We give you access to people from your community who will help you think about what is possible for you, what your future might look like, and what hope can mean for you.
We’ll help you meet people who have regained the ability to walk such that you can’t tell they were ever paralyzed, or who regained the ability to urinate on their own, or who went from having excruciating pain to not having anything but the most mild sensations.
And then we will introduce you to people like Jim, Maggie and GG. Jim has been a quadriplegic and ventilator dependent since he was twenty-one years old. He’s not experienced anything but the most minor recovery in the many decades since. Jim has lived a full and incredible life. It is most definitely a different life than the one he would have had were it not for transverse myelitis, but in so many ways, it has been a wonderful life. Jim wakes up every day and he does what he loves. He has done more than anyone to make a positive difference for the people in our community. Jim was recognized as the New Mobility Person of the Year in 1999 for his work for the quadriplegic and ventilator dependent community and for his work for the Transverse Myelitis Association (now SRNA).
Maggie is a quadriplegic who lives in a very small town. Since becoming paralyzed from the neck down, she’s raised two sons, fallen in love with a wonderful man, completed a college education, and gotten involved in disability advocacy work. She serves on her state’s disability task force and travels across the country representing her state and governor in this work.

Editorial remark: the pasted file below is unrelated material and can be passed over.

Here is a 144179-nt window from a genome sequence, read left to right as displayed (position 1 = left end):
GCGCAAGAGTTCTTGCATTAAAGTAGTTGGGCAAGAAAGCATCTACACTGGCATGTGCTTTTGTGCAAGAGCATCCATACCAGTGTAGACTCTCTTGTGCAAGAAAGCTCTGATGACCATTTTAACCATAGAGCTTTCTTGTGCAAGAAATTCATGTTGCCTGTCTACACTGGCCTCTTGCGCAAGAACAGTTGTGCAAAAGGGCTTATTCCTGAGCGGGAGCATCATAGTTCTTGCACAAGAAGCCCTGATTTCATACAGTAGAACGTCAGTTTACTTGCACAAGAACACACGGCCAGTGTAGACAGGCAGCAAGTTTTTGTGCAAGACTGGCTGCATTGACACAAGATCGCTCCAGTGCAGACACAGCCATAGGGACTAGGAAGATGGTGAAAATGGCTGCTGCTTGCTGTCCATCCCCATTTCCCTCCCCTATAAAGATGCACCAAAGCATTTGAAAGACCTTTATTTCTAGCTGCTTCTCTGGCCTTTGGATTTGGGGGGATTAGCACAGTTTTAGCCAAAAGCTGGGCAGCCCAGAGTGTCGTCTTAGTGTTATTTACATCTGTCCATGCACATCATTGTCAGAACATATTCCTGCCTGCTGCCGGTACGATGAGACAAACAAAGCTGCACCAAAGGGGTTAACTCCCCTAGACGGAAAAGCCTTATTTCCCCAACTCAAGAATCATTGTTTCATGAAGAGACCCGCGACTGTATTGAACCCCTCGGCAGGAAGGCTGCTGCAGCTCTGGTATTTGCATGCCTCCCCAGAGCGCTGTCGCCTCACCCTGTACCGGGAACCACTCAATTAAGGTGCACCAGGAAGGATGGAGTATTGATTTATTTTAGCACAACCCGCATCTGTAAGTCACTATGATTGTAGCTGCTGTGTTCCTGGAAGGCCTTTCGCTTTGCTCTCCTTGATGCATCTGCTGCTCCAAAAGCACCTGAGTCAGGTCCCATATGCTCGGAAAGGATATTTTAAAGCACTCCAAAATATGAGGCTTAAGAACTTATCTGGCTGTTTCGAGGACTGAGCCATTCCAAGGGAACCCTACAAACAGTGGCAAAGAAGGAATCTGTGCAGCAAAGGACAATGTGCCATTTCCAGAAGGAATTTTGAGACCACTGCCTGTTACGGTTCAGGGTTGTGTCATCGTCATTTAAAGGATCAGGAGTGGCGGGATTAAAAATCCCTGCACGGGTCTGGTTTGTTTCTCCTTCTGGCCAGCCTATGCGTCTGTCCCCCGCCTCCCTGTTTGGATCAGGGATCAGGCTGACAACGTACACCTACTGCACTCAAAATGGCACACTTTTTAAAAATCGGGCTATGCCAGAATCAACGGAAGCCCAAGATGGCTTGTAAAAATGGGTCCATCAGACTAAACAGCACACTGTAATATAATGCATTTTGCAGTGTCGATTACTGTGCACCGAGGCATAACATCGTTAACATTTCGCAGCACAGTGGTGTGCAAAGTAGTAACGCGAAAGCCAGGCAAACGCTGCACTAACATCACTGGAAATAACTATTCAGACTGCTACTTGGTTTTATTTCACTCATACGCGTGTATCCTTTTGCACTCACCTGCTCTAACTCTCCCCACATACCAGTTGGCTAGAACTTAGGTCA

GG was diagnosed with transverse myelitis and became quadriplegic while in her senior year of college. Since being diagnosed, GG has earned a master’s degree in public health and is nearing completion of her doctorate. She lives alone in a large metropolitan area, depends entirely on public transportation, takes care of two cats that she takes more photographs of than I do my grandchildren, and is surrounded by wonderful family and friends.
Jim, Maggie and GG have experienced some or no recovery from the most debilitating symptoms from these disorders. Jim, Maggie and GG have created a new normal for themselves, and they find ways to live their lives to the fullest.
We know that what you deal with every day with a rare disease is more of a challenge than most people could every understand and appreciate. Those of us at SRNA do understand, and we are working every day to make a difference in your life, to help you find the highest quality of life possible, and to do what we can so that you aren’t on this journey alone.